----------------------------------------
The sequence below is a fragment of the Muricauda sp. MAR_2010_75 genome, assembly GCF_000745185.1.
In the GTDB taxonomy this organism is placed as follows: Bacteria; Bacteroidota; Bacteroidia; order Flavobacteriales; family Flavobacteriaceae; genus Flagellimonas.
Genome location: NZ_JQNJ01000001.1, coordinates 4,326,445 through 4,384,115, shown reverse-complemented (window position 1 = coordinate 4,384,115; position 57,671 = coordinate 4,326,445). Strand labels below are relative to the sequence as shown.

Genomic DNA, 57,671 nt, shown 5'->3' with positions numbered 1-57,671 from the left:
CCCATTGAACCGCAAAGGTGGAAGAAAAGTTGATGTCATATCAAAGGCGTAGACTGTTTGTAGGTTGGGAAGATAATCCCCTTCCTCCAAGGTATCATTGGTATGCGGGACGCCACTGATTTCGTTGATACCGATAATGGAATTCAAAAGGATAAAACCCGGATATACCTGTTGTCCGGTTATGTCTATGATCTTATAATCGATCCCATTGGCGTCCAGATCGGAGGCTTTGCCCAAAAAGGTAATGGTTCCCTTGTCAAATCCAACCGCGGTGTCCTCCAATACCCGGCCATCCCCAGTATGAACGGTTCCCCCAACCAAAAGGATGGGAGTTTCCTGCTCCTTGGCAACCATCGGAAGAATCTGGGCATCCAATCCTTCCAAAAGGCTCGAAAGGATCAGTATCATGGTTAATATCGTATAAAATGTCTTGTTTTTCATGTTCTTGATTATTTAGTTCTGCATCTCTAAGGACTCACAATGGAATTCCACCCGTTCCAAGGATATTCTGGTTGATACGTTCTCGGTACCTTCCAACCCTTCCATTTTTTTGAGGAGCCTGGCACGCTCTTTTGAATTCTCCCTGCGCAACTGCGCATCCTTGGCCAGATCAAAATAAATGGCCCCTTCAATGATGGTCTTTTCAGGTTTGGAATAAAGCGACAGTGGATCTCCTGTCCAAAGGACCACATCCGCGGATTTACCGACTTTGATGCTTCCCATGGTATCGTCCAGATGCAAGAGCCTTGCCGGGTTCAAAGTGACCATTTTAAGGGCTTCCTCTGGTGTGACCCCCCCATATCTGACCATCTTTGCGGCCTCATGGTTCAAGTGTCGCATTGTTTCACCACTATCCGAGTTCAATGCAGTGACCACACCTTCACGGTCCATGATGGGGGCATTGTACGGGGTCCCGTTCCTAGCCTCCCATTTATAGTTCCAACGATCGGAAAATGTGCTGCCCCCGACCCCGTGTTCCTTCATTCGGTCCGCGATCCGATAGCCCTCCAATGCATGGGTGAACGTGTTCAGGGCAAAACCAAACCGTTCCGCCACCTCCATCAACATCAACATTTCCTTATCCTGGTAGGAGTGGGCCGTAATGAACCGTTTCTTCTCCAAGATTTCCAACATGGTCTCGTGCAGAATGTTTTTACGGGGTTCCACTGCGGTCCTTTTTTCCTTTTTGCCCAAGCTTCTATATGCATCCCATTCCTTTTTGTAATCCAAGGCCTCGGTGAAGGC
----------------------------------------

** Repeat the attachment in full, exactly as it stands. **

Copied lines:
The sequence below is a fragment of the Muricauda sp. MAR_2010_75 genome, assembly GCF_000745185.1.
In the GTDB taxonomy this organism is placed as follows: Bacteria; Bacteroidota; Bacteroidia; order Flavobacteriales; family Flavobacteriaceae; genus Flagellimonas.
Genome location: NZ_JQNJ01000001.1, coordinates 4,326,445 through 4,384,115, shown reverse-complemented (window position 1 = coordinate 4,384,115; position 57,671 = coordinate 4,326,445). Strand labels below are relative to the sequence as shown.

Genomic DNA, 57,671 nt, shown 5'->3' with positions numbered 1-57,671 from the left:
CCCATTGAACCGCAAAGGTGGAAGAAAAGTTGATGTCATATCAAAGGCGTAGACTGTTTGTAGGTTGGGAAGATAATCCCCTTCCTCCAAGGTATCATTGGTATGCGGGACGCCACTGATTTCGTTGATACCGATAATGGAATTCAAAAGGATAAAACCCGGATATACCTGTTGTCCGGTTATGTCTATGATCTTATAATCGATCCCATTGGCGTCCAGATCGGAGGCTTTGCCCAAAAAGGTAATGGTTCCCTTGTCAAATCCAACCGCGGTGTCCTCCAATACCCGGCCATCCCCAGTATGAACGGTTCCCCCAACCAAAAGGATGGGAGTTTCCTGCTCCTTGGCAACCATCGGAAGAATCTGGGCATCCAATCCTTCCAAAAGGCTCGAAAGGATCAGTATCATGGTTAATATCGTATAAAATGTCTTGTTTTTCATGTTCTTGATTATTTAGTTCTGCATCTCTAAGGACTCACAATGGAATTCCACCCGTTCCAAGGATATTCTGGTTGATACGTTCTCGGTACCTTCCAACCCTTCCATTTTTTTGAGGAGCCTGGCACGCTCTTTTGAATTCTCCCTGCGCAACTGCGCATCCTTGGCCAGATCAAAATAAATGGCCCCTTCAATGATGGTCTTTTCAGGTTTGGAATAAAGCGACAGTGGATCTCCTGTCCAAAGGACCACATCCGCGGATTTACCGACTTTGATGCTTCCCATGGTATCGTCCAGATGCAAGAGCCTTGCCGGGTTCAAAGTGACCATTTTAAGGGCTTCCTCTGGTGTGACCCCCCCATATCTGACCATCTTTGCGGCCTCATGGTTCAAGTGTCGCATTGTTTCACCACTATCCGAGTTCAATGCAGTGACCACACCTTCACGGTCCATGATGGGGGCATTGTACGGGGTCCCGTTCCTAGCCTCCCATTTATAGTTCCAACGATCGGAAAATGTGCTGCCCCCGACCCCGTGTTCCTTCATTCGGTCCGCGATCCGATAGCCCTCCAATGCATGGGTGAACGTGTTCAGGGCAAAACCAAACCGTTCCGCCACCTCCATCAACATCAACATTTCCTTATCCTGGTAGGAGTGGGCCGTAATGAACCGTTTCTTCTCCAAGATTTCCAACATGGTCTCGTGCAGAATGTTTTTACGGGGTTCCACTGCGGTCCTTTTTTCCTTTTTGCCCAAGCTTCTATATGCATCCCATTCCTTTTTGTAATCCAAGGCCTCGGTGAAGGC